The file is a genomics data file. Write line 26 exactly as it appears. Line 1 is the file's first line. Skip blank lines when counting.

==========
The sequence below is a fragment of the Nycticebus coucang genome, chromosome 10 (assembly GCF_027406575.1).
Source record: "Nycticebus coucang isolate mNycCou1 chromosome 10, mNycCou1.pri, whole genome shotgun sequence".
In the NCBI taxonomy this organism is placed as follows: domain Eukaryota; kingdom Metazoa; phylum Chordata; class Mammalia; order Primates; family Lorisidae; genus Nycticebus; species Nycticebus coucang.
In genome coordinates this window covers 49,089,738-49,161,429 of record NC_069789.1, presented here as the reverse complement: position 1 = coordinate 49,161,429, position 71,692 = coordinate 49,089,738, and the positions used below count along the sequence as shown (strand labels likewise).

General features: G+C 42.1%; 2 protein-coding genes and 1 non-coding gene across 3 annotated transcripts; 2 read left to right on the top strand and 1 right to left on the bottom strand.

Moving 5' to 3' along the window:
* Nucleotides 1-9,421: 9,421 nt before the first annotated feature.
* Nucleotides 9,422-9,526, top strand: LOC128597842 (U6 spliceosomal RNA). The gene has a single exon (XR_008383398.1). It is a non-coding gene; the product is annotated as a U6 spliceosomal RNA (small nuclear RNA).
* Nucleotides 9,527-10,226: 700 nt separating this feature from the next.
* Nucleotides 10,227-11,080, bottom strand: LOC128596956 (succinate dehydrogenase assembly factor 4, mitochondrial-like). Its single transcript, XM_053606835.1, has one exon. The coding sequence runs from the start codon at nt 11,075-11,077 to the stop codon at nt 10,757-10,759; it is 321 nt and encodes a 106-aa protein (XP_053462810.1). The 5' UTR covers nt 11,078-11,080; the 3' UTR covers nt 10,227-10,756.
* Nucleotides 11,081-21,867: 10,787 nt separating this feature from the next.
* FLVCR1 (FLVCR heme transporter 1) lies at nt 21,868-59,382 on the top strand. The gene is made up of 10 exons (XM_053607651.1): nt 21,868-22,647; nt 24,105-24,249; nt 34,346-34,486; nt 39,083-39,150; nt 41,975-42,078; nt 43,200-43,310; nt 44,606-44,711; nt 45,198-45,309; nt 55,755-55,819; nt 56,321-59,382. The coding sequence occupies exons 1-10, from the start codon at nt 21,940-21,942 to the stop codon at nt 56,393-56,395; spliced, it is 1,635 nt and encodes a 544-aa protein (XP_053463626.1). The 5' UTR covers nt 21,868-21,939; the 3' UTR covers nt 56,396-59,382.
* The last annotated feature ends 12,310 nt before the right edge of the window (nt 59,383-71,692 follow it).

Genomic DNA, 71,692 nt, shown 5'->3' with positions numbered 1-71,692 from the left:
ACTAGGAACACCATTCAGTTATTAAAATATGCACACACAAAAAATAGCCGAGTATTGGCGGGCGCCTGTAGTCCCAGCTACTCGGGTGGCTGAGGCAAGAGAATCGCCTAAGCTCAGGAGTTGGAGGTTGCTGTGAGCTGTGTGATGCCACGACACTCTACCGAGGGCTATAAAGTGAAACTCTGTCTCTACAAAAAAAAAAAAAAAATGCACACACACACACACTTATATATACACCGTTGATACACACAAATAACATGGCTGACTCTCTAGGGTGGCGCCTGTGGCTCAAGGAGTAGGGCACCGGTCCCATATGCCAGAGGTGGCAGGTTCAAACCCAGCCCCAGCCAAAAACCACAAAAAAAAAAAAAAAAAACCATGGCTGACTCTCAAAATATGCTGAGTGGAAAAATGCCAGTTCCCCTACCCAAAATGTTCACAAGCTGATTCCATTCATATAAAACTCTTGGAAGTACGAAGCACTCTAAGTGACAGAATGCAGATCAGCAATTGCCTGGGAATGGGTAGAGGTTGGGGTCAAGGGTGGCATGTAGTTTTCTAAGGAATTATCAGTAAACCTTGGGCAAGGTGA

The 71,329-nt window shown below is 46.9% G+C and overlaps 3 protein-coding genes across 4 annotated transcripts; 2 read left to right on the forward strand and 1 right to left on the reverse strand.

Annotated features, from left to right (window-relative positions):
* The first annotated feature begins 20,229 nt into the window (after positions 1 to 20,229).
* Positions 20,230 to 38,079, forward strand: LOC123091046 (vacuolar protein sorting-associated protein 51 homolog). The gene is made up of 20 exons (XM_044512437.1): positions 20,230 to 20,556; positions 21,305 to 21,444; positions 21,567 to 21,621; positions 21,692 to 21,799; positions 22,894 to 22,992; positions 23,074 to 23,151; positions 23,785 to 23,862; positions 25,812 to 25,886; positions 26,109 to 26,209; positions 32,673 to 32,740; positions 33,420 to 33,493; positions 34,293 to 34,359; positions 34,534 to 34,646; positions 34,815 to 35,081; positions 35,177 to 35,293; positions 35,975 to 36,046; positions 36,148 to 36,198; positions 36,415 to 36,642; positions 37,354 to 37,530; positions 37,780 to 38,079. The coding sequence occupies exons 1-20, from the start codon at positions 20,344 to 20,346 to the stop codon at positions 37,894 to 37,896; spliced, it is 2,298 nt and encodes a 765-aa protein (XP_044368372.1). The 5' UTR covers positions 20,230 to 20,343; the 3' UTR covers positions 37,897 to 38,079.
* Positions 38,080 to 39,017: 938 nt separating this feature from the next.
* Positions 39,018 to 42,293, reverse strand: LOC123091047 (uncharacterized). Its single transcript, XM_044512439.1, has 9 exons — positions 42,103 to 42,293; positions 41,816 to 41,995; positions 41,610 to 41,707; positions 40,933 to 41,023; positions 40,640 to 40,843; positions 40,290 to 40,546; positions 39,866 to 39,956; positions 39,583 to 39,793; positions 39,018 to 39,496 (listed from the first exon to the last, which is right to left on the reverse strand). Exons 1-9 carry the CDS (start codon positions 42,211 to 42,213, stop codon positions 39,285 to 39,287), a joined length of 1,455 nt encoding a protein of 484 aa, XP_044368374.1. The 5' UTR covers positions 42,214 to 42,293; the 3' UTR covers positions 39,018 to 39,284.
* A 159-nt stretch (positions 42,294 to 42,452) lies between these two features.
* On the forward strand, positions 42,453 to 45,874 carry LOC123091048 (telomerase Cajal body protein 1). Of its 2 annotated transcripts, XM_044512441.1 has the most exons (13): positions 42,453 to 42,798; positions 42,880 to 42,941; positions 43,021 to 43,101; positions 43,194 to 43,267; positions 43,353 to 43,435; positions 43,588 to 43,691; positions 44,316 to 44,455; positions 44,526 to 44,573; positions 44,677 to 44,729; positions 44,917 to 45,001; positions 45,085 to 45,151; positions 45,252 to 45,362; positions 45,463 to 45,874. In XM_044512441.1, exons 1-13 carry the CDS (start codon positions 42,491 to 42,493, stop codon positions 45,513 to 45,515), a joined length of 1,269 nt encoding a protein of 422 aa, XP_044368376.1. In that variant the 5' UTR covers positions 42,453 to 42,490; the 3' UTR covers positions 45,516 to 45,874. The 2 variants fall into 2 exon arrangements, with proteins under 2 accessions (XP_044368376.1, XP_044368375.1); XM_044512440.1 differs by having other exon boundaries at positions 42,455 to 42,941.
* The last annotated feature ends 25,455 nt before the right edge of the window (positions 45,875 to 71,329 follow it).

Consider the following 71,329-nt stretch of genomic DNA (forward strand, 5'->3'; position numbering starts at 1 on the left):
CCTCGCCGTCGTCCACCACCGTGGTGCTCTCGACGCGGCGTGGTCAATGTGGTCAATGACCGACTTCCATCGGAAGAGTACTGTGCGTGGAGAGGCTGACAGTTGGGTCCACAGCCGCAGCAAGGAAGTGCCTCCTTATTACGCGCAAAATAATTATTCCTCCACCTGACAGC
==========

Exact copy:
CCTCGCCGTCGTCCACCACCGTGGTGCTCTCGACGCGGCGTGGTCAATGTGGTCAATGACCGACTTCCATCGGAAGAGTACTGTGCGTGGAGAGGCTGACAGTTGGGTCCACAGCCGCAGCAAGGAAGTGCCTCCTTATTACGCGCAAAATAATTATTCCTCCACCTGACAGC